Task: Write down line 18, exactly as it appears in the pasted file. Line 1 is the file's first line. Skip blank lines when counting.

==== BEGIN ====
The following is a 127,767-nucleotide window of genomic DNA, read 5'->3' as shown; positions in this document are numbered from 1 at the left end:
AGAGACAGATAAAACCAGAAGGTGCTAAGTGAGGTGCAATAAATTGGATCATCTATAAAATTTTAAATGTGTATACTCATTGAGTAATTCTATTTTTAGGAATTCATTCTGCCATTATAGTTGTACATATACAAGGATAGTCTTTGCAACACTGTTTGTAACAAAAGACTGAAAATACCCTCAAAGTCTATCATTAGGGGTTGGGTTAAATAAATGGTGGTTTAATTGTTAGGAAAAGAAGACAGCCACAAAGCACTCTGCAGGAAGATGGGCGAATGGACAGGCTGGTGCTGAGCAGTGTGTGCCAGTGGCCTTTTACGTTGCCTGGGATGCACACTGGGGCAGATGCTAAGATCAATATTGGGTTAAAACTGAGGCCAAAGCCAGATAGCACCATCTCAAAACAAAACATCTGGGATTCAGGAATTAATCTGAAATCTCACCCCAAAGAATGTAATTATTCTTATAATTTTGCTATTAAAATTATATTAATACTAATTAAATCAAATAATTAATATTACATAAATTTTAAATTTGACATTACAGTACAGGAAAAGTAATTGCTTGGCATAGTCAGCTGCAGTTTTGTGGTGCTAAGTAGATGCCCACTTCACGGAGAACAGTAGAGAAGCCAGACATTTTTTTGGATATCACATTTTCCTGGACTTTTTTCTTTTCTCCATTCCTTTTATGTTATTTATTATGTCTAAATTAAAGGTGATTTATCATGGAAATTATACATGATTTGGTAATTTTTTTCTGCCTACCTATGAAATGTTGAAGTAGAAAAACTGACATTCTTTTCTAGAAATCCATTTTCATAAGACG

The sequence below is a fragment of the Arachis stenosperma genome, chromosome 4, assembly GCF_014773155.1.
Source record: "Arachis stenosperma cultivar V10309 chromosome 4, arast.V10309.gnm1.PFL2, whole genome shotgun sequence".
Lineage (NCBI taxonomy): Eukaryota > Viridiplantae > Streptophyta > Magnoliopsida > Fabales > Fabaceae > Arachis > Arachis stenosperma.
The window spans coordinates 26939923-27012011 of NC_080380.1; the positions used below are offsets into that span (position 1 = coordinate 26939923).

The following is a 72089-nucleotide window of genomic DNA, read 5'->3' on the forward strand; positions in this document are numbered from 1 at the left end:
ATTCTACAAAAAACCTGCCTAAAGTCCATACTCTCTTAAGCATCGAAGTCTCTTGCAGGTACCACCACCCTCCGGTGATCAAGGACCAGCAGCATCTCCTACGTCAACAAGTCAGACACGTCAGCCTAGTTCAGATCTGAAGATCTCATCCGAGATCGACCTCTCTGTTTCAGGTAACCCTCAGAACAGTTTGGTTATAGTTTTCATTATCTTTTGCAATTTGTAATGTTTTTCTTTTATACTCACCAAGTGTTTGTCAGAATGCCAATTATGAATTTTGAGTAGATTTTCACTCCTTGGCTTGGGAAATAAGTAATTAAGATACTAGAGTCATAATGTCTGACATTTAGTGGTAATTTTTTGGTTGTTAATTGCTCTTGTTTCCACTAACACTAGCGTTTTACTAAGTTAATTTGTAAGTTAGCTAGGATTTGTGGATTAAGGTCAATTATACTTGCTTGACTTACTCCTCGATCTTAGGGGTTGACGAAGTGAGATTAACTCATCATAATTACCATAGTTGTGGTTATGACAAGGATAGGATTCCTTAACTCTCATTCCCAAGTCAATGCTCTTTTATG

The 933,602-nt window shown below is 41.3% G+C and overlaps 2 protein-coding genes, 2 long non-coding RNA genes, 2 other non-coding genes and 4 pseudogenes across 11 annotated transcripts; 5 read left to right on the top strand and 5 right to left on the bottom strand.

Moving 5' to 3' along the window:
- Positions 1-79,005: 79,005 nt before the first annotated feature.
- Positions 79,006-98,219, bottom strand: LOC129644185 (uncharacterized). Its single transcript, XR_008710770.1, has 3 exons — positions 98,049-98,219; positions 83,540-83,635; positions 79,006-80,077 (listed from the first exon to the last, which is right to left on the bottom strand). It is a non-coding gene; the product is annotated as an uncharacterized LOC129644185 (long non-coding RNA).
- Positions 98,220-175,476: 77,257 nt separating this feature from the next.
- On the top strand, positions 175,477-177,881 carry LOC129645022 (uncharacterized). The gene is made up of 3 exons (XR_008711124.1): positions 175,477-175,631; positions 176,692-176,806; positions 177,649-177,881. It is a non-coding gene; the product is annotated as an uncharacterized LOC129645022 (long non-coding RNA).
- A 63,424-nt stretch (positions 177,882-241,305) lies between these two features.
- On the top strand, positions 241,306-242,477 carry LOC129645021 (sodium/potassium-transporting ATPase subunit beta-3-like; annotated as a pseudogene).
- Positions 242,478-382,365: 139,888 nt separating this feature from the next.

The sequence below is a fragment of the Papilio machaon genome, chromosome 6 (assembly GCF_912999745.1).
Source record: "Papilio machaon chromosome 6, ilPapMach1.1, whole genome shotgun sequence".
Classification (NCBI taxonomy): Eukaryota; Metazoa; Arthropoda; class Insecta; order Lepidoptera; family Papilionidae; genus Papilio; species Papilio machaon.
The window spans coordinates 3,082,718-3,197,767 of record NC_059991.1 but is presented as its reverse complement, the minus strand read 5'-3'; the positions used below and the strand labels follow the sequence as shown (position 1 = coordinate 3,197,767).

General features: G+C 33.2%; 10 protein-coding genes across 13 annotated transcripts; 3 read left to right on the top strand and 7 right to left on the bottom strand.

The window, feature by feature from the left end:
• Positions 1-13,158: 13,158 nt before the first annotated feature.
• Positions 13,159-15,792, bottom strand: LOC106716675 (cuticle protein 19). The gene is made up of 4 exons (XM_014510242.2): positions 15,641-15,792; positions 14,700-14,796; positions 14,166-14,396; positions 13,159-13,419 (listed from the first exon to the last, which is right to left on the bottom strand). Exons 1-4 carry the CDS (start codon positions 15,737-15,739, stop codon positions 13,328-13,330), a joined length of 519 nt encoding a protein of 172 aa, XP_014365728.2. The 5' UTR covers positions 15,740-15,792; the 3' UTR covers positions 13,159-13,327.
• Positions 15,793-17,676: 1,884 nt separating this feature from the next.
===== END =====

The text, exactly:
The sequence below is a fragment of the Papilio machaon genome, chromosome 6 (assembly GCF_912999745.1).